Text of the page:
In the first 30 minutes of Star Wars IV, Leia has a pseudo-British accent. As the movie progresses she loses her accent and gets a more American-tough girl accent. Is there a reason behind this?
In the documentary Wishful Drinking, Carrie Fisher brings up her changing accent. It was because she was going to school in Britain and she picked up some of the local accent.
I had never noticed that before, but it would fit the story.
The pseudo-British accent is heard coming from just about every character that is a part of the Empire. At the beginning of episode IV Leia is still attempting to act undercover as part of a "diplomatic mission".
Once out of the undercover environment, and safely around the resistance, her speaking would shift back towards the more American accent used by most of the rebels.
In-universe, the British accent is called Coruscanti, and it was often adopted to give the speaker an air of authority and/or political legitimacy during the days of the Empire. The difference in Leia's accent is referenced in the novel Backlash by Aaron Allston.
In the excerpt below, two Imperials are watching a holo-recording recovered from the first Death Star, one taken moments before the destruction of Alderaan:
Senator Leia surged forward. Her body language, the little of it that could be seen, was one of entreaty, pleading. When she spoke, her voice was not quite right, not quite the voice Lecersen had been familiar with for many years. Its pitch was a touch higher, and it carried the clipped tones of the Coruscanti accent, nearly identical to Tarkin's, that so many Senators and other politicians affected back in the days of the Empire, even when they were not from Coruscant. "No. Alderaan is peaceful. We have no weapons. You can't possibly—"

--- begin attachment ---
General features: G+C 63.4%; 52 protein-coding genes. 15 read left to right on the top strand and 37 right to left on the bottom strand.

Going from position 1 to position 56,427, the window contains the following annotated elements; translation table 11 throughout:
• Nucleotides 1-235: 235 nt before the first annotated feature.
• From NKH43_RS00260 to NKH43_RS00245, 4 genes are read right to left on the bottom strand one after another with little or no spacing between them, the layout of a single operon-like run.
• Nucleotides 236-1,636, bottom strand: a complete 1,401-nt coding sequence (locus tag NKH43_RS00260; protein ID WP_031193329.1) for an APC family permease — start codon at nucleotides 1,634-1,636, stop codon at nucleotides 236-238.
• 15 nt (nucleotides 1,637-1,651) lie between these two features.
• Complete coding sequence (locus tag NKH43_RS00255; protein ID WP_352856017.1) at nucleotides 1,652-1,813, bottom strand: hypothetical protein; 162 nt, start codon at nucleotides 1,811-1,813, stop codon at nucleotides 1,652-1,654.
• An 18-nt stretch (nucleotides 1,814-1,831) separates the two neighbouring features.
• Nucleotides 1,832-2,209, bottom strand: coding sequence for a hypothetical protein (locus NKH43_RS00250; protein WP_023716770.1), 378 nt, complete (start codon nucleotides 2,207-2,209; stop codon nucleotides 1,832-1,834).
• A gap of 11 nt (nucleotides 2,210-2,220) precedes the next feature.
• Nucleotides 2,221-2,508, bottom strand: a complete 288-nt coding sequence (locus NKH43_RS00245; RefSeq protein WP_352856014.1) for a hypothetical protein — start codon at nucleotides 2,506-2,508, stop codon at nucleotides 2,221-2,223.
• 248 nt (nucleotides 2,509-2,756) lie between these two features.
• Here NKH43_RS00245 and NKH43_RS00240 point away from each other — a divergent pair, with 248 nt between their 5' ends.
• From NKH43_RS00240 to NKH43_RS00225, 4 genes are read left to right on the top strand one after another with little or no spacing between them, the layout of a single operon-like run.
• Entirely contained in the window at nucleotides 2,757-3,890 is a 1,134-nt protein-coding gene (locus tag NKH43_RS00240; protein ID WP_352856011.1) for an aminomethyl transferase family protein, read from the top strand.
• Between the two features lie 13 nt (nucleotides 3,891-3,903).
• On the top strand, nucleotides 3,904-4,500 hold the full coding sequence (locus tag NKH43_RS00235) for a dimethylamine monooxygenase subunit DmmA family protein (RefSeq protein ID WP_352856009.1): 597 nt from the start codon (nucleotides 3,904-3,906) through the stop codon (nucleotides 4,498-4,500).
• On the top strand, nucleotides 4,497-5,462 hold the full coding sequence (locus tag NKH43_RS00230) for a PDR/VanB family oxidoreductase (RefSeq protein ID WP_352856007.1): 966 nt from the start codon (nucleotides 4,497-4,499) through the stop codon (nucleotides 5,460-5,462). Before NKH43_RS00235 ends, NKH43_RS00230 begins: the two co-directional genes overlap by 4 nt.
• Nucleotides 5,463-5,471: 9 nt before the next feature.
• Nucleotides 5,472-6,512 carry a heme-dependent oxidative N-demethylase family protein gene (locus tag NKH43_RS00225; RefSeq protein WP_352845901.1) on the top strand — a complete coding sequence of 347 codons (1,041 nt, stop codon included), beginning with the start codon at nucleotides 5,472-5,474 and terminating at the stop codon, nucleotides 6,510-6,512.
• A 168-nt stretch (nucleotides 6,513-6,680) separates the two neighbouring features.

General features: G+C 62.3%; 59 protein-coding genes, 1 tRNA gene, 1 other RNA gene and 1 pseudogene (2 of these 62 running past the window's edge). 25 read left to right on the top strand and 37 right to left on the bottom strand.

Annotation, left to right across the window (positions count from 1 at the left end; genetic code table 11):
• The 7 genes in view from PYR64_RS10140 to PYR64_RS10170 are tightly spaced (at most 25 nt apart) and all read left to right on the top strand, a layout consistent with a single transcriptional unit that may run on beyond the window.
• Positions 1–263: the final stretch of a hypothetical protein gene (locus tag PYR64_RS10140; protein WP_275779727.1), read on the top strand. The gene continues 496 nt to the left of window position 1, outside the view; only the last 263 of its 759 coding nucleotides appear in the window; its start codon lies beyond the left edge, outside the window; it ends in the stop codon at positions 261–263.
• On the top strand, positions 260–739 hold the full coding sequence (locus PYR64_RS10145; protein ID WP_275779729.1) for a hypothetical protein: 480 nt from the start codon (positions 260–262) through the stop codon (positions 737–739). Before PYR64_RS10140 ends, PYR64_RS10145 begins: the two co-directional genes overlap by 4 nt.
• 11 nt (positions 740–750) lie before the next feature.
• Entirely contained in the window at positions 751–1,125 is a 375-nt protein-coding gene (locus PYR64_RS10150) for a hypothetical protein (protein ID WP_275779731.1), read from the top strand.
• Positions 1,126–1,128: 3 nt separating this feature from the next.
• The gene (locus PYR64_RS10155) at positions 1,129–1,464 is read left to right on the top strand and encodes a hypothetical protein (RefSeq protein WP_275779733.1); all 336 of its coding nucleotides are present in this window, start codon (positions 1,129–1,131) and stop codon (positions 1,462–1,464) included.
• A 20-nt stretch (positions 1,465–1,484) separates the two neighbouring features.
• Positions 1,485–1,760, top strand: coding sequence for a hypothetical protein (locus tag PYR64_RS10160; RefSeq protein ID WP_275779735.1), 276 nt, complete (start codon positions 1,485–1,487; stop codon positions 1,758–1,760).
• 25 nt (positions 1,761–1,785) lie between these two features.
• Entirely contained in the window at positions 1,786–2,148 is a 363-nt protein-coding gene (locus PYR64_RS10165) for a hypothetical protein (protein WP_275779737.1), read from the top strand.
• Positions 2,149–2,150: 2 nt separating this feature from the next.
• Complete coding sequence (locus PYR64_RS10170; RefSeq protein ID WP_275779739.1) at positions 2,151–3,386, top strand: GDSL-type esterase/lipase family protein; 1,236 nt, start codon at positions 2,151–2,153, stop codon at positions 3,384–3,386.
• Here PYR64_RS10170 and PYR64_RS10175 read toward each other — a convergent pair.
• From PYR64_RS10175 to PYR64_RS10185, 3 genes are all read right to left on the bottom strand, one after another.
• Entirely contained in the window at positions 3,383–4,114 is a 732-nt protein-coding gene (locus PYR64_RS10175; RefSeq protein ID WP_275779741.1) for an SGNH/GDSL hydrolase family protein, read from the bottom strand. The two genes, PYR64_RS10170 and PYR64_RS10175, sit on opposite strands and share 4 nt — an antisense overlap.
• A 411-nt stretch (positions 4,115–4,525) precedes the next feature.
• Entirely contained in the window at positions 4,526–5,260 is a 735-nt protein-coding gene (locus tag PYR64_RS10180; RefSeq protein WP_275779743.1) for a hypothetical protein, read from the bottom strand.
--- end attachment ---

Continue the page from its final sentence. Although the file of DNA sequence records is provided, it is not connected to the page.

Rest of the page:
Tarkin's voice turned harsh, commanding. "You would prefer another target? A military target? Then name the system!"
Out-of-universe, as explained in the accepted answer, actress Carrie Fisher had been living in England and adopted a British accent prior to shooting, and gradually lost it during production.
In universe, the newly canonical explanation is provided in Bloodline: according to this book, Leia spoke that way to mock Tarkin.
Casterfo had the same sort of aristocratic accent Grand Moff Tarkin had spoken in, the one so many senior Imperial officers affected, the one she’d mocked when she and Tarkin last stood face-to-face.
- Star Wars: Journey to the Force Awakens: Bloodline, by Claudia Gray
Leia grew up as a princess on Alderaan, which as we all knew developed an accent similar to our "British" accent. But when the evil Lord Vader blew that planet up all traces of that accent were wiped out from the universe save for the few fledging survivors that were scattered throughout the universe at the time. And since in the Star Wars universe, traits of the people are only able to carry when there is a large group of people to carry those traits, all learned traits of Alderaan vanished with the planet. So after the planet was destroyed the accent slipped away from Leia like the other traits of Alderaan (of which I'm sure she didn't miss: the propensity to hoard, be extremely frugal, and get really sad when it rains of a Tuesday. Also a strong desire to eat meat.). And since she was a mixed native of Tatooine and Naboo, those inherent traits came back (less bun-hair, more hardass, also a desire for incest, strangely enough).
In Episode IV, Carrie Fisher pronounces Han Solo's first name as if he were the leader of the Han Dynasty.
In Episode V, she picks up Billy Dee Williams' accent and pronounces "Han" as to rhyme with Peter "Pan."
In Episode VI, she's back to the Han Dynasty.
I think she picks up the accents of those she hears the most (as do we all).